What’s it going to be like not having mom on the sidelines?
<KB> It will definitely be different in college, because the expectations are a lot higher. They expect a lot out of you, and I like that. She did too. I felt that practices were always a little bit harder for me because I’m her kid and she could try to push me past my limits. I feel that it’s going to be the same with Coach Redeker at ICC. She knows what I’m capable of, so she pushes me too.
The major factor that played into me choosing ICC (Illinois Central College) was Coach Redeker. I just liked her coaching style, her goals. Her program in general has a winning culture, and when I went on my visit, my teammates were all there and were completely honest with me about ICC and how much they like it. I just felt like it was a really good fit for me and where I’m at right now.
Coach, what’s it going to be like not having her on your team?
<JB> There’s a little bit of a void. We’ve been doing summer volleyball, and the first day we were here, Amanda (Smith) said “it’s weird. We don’t have Kyleigh here, because even before she was in high school she would come to practice and hang out with us. She’s always been a gym rat. It’s going to be different, but it takes some of that stress out, because now we can discuss it. I can say “Hey, I’m thinking about moving this person here, and she’ll say “That might work” so we can bounce things off one another.
Now the maybe not so fun part. You recently suffered an injury, so let me ask you. You missed an entire season because of a pandemic. You had another season moved because of a pandemic, and you finally get back to some sense of normalcy for softball and you’re taken out by a pool cushion to the eye?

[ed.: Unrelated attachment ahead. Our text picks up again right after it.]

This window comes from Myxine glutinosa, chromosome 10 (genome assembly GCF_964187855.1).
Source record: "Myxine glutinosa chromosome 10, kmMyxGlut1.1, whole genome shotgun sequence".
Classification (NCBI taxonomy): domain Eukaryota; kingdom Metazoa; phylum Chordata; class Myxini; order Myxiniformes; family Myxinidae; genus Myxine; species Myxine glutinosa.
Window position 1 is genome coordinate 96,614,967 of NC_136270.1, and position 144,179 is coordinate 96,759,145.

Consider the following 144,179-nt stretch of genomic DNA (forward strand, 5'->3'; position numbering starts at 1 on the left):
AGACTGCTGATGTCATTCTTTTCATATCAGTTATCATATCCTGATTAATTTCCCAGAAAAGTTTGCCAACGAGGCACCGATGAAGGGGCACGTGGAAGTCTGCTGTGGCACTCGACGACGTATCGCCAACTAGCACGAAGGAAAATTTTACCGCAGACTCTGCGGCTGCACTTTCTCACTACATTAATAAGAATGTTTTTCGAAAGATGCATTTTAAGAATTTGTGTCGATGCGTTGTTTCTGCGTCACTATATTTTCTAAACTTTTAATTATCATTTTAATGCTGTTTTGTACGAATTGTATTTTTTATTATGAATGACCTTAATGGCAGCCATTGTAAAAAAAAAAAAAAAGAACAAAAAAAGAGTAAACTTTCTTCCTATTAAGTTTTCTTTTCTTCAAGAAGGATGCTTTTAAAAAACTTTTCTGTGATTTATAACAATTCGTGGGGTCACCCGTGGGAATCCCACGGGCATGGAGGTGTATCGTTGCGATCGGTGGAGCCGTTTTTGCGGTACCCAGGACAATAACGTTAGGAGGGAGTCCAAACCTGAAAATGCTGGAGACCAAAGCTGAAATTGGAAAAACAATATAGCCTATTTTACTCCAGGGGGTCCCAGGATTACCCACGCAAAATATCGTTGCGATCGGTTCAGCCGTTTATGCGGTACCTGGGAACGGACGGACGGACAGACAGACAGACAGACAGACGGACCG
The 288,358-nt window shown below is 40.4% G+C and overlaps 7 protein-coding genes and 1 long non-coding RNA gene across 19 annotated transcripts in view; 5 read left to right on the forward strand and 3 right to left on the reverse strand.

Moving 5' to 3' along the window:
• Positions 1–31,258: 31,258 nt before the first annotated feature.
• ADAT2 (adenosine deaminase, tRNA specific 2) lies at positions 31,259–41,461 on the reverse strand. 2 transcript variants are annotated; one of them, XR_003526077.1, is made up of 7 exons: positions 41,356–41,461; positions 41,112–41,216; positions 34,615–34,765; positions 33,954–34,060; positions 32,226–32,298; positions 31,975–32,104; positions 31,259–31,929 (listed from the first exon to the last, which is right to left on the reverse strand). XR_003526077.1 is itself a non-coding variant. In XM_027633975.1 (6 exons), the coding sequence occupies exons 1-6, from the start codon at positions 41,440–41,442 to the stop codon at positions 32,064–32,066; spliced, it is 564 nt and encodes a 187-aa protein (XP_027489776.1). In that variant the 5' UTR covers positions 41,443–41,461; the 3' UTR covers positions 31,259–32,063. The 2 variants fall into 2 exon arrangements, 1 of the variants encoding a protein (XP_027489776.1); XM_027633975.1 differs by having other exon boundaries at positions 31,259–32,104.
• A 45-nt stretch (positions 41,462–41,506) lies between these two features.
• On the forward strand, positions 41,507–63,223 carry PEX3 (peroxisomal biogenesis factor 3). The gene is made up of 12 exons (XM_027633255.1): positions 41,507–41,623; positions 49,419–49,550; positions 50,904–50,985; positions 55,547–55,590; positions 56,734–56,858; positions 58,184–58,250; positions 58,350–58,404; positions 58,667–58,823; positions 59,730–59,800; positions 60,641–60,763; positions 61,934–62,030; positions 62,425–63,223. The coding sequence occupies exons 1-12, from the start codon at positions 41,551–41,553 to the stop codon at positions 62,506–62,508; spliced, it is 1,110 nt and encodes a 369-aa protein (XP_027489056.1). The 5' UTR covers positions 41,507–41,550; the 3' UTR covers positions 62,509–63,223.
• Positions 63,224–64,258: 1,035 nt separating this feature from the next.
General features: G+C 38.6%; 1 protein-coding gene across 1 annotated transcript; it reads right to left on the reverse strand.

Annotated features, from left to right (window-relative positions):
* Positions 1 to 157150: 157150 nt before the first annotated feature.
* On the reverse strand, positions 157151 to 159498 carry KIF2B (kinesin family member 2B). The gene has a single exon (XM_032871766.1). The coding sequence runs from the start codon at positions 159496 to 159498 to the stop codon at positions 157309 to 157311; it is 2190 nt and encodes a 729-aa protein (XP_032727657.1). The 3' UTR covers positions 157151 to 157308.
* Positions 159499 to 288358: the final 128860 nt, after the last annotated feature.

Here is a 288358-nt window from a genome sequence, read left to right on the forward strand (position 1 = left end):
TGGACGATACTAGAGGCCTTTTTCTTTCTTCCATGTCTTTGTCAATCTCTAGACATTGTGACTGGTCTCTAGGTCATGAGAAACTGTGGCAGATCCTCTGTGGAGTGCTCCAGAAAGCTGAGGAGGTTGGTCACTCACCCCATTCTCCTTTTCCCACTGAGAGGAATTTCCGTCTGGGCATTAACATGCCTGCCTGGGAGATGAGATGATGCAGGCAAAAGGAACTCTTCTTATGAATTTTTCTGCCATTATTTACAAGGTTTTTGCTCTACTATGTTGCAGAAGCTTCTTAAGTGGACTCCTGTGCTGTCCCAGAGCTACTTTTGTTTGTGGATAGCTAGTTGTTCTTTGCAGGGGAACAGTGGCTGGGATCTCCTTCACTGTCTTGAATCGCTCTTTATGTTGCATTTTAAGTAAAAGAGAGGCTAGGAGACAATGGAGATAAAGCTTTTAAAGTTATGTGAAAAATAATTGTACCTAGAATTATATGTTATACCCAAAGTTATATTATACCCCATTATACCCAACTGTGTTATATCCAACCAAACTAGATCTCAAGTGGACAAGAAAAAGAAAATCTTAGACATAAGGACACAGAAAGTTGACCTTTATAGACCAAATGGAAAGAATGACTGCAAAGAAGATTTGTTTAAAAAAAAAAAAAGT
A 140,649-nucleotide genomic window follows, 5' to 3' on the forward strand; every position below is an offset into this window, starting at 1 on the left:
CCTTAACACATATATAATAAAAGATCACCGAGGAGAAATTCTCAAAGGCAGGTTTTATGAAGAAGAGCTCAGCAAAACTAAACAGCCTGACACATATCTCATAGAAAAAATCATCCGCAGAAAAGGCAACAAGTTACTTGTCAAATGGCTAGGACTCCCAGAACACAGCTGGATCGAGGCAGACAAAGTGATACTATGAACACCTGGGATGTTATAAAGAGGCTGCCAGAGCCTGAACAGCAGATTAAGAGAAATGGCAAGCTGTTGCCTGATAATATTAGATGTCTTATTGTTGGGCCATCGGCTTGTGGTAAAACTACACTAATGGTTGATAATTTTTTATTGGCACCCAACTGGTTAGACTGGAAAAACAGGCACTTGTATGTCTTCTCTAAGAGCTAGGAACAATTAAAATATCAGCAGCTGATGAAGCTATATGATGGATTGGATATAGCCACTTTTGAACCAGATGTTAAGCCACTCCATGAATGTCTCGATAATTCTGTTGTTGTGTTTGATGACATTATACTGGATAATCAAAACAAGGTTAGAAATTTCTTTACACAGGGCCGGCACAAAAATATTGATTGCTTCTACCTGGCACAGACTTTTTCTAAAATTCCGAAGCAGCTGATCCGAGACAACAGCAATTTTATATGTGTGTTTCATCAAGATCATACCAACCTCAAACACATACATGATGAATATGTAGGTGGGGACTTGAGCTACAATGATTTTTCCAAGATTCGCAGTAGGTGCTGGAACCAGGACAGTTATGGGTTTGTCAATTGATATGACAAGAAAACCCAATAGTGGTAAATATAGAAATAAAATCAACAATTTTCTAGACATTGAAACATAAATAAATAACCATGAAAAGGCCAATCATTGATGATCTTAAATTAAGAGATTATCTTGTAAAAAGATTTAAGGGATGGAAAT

<KB> The good thing about it was that it happened after I had finished the majority of the season. I was just thankful to have an opportunity to play another game, after last year’s uncertainty. I had no idea if I would even get to play another game in high school, so I was just extremely grateful for that.
You’re thinking of kinesiology as a major?
Yes, I want to be an exercise science/Kinesiology major. I’ve been going back and forth. I thought I wanted to be a physical therapist, but I’m not sure I want to go to school that long. <smiles> I want to be a P.E. teacher like mom, and then in the summers I want to be a personal trainer. I definitely want to get into coaching somewhere.
Do you see the traits, patience etc., to be a good coach in her?
<JB> She’s always been a good leader. I’m getting old, and there have been times when we’ll be starting to do a drill and she’ll say “that’s not right. It’s supposed to be like this.” She can explain things very well and has a true love of the game of basketball for sure. I think she can do it and have great success at it.